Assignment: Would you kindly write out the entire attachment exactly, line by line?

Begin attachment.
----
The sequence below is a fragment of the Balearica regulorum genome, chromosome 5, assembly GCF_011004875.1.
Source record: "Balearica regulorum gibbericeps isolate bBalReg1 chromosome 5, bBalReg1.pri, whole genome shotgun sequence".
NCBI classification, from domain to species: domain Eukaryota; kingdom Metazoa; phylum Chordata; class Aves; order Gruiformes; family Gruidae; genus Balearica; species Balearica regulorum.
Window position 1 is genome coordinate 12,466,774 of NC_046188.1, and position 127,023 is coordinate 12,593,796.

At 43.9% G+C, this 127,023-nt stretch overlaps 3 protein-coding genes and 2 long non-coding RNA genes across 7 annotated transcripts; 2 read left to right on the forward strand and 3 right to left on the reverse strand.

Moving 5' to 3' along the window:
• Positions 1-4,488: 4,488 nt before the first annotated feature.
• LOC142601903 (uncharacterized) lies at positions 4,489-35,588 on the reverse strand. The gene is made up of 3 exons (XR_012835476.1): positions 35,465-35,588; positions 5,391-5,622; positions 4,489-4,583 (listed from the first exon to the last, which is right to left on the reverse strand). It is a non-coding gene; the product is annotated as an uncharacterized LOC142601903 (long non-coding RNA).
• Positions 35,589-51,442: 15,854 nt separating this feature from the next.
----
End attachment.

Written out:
The sequence below is a fragment of the Balearica regulorum genome, chromosome 5, assembly GCF_011004875.1.
Source record: "Balearica regulorum gibbericeps isolate bBalReg1 chromosome 5, bBalReg1.pri, whole genome shotgun sequence".
NCBI classification, from domain to species: domain Eukaryota; kingdom Metazoa; phylum Chordata; class Aves; order Gruiformes; family Gruidae; genus Balearica; species Balearica regulorum.
Window position 1 is genome coordinate 12,466,774 of NC_046188.1, and position 127,023 is coordinate 12,593,796.

At 43.9% G+C, this 127,023-nt stretch overlaps 3 protein-coding genes and 2 long non-coding RNA genes across 7 annotated transcripts; 2 read left to right on the forward strand and 3 right to left on the reverse strand.

Moving 5' to 3' along the window:
• Positions 1-4,488: 4,488 nt before the first annotated feature.
• LOC142601903 (uncharacterized) lies at positions 4,489-35,588 on the reverse strand. The gene is made up of 3 exons (XR_012835476.1): positions 35,465-35,588; positions 5,391-5,622; positions 4,489-4,583 (listed from the first exon to the last, which is right to left on the reverse strand). It is a non-coding gene; the product is annotated as an uncharacterized LOC142601903 (long non-coding RNA).
• Positions 35,589-51,442: 15,854 nt separating this feature from the next.